Every Student

C1 - Talking - Abstract and Verbal Symbolic

Teaching Strategies

Guided practice »
Questioning »
Attribute meaning »
Role play »
Modelling »
Independent practice »
Incidental teaching »
Strategic pausing »
Prompting »
Shaping »


Teaching Opportunities

Morning circle
Structured play
Music sessions
Afternoon circle
Literacy sessions
Shared reading
Leisure time
Creative play
Work tasks
Outdoor play


Teaching Resources

Art supplies
Food items
Sentence strips
Felt boards
Dress up clothes
Walkie Talkies
Voice manipulators
BigMack switch
Interactive apps, software and websites
Interactive touch screen devices


Levels Of Support

Full Physical Assistance (FP) »
Partial Physical Assistance (PP) »
Modelled Response (M) »
Gesture/Sign (G/S) »
Verbal (V) »
Independent (I) »


Programming Proforma

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Assessment Strategies



Assessment Record

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Syllabus Outcomes and Content
Syllabus Outcomes

Early Stage 1 Outcomes (2012)

ENe-1A A student communicates with peers and known adults in informal and guided activities demonstrating emerging skills of group interaction

ENe-6B A student recognises that there are different kinds of spoken texts with specific language features and shows an emerging awareness of some purposes for spoken language 


Life Skills 7-10 Outcomes (2012)

ENLS-2A A student communicates for a variety of purposes, audiences and contexts

ENLS-3A A student selects and uses language to communicate according to purpose, audience and context

ENLS-4A A student views and responds to a range of visual texts, media and multimedia

ENLS-5A A student recognises and uses visual texts, media and multimedia for a variety of purposes, audiences and contexts

ENLS-6A A student reads and responds to a range of written texts in familiar contexts

ENLS-11B A student composes, publishes and presents texts appropriate to purpose and audience in a range of contexts

HSC Life Skills 11-12 Outcomes (2007)

HSC LS1.1 Gives attention to another person, an object or an event in their environment.

HSC LS1.6 Gives information, comments, asks questions spontaneously or on request

HSC LS1.8 Utilises appropriate technology, and a range of age-appropriate aids, to facilitate communication with others

HSC LS1.9 Initiates and sustains communication with others

HSC LS2.5 Conveys and relays messages

HSC LS2.9 Speaks with others in a range of formal and informal situations

HSC LS6.1 Recognises familiar objects and images when presented in a range of formats so as to make choices and communicate needs

Syllabus Content

Early Stage 1 (ENe) Content 


-respond to the shared reading of texts for enjoyment and pleasure  1A

-engage with and respond to a range of oral and aural texts for enjoyment and pleasure 1A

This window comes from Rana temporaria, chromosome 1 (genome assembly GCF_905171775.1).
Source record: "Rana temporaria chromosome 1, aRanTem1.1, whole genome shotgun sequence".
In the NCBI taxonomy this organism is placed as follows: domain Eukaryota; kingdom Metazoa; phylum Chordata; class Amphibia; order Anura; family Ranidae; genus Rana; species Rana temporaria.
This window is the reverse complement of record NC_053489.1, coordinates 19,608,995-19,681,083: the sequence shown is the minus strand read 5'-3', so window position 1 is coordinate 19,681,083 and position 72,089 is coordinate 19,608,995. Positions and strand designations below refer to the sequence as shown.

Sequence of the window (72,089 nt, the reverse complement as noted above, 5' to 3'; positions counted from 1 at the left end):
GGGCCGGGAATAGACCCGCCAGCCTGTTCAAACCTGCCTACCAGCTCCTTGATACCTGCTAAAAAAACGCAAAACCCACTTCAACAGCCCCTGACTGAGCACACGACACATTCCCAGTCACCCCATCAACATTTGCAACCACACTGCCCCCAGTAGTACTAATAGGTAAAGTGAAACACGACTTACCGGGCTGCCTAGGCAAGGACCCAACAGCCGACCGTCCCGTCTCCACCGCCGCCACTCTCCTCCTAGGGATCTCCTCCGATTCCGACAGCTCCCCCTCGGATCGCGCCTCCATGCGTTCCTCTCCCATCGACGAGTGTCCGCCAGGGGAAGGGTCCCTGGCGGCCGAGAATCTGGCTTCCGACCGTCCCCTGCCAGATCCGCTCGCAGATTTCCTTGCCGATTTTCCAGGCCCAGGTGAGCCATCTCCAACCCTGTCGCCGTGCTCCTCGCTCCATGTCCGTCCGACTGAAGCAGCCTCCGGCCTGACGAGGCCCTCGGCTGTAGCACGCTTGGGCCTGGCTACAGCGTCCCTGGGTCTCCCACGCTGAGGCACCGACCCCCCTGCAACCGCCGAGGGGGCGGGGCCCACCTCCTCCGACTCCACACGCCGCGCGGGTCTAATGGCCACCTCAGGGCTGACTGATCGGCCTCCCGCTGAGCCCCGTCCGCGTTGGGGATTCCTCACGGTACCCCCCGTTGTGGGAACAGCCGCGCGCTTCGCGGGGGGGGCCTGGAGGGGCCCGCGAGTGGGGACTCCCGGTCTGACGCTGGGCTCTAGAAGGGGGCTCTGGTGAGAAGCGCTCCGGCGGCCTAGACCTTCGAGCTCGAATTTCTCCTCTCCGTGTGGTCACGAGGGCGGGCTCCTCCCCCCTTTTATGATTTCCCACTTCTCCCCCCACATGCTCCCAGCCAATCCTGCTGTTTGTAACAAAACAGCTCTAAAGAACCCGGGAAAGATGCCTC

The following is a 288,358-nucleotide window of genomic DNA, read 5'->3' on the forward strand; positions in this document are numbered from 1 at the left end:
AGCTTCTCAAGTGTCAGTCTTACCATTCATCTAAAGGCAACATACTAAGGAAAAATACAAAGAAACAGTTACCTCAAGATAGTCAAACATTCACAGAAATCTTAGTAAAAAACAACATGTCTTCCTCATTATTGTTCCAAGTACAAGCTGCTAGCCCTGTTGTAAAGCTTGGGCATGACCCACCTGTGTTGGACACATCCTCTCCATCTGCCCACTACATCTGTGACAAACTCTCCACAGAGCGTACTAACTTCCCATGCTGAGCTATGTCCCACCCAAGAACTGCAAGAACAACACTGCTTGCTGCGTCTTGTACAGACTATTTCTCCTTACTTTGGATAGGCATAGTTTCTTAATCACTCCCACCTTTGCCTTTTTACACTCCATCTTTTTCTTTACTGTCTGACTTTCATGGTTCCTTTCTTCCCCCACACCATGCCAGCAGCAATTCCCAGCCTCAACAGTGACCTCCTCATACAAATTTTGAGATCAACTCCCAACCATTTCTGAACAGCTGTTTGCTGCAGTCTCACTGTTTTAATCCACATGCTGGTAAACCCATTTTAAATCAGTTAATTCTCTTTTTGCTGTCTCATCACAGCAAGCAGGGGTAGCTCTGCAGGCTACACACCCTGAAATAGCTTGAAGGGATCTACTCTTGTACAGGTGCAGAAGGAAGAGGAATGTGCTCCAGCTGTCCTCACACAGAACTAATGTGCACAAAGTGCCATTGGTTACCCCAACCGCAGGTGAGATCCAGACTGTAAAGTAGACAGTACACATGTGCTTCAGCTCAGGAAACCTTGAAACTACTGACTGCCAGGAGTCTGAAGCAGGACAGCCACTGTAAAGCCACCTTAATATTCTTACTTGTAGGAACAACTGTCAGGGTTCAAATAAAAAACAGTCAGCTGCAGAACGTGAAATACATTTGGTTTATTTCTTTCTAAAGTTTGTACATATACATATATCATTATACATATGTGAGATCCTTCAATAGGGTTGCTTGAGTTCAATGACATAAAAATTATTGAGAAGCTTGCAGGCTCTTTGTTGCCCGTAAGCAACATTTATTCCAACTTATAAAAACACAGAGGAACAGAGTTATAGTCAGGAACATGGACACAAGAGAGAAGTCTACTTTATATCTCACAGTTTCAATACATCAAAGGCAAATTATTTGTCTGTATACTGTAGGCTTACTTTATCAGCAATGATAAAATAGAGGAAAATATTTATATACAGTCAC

-understand how to communicate effectively in pairs and groups using agreed interpersonal 
conventions, active listening, appropriate language and taking turns 1A

-contribute appropriately to class discussions 1A

-replicate the rhythms and sound patterns in stories, rhymes, songs and poems from a range of cultures  1A

-recite short, simple poems 1A

-use music and/or actions to enhance the enjoyment and --understanding of rhymes, poems, chants and songs 6B



Life Skills (ENLS) Content 


-select and use appropriate means of communication, including technology, for a particular audience 2A

-contribute to class discussions using a range of skills, including turn-taking, questioning, rephrasing for clarification 2A

-use photographs, pictures, symbols and visual aids for a variety of purposes 5A


HSC Life Skills (LS) Content 


-convey information through vocalisation, gesture, sign, communication device or speech in response to initiation from others 1.6

-give information or comments on specific matters, in response to a question from others, in an appropriate manner using communication devices 1.6

-uses communication technology or aids with peer or adult assistance to communicate basic needs and wants, to convey information and indicate preferences in a range of situations 1.8

-convey a verbal message directly from one person to another (involving known and unknown people) in a range of situations using a single sentence 2.5

-speak with a known person (individually) in an appropriate manner (volume, tone, vocabulary, grammar) to convey basic information, express choices, or make requests in a range of situations 2.9

-speak with an unknown person (individually) in an appropriate manner (volume, tone, vocabulary, grammar) to con vey basic information, express choices, or make requests in a range of situations 2.9

-speak with several known people in an appropriate manner (volume, tone, vocabulary) in a range of small group situations 2.9

English Learning Continuum Content

Uses simple word utterances and sounds

Attempts to sing songs

Makes approximations to comment (verbal and augmentative)

Uses simple word utterances and sounds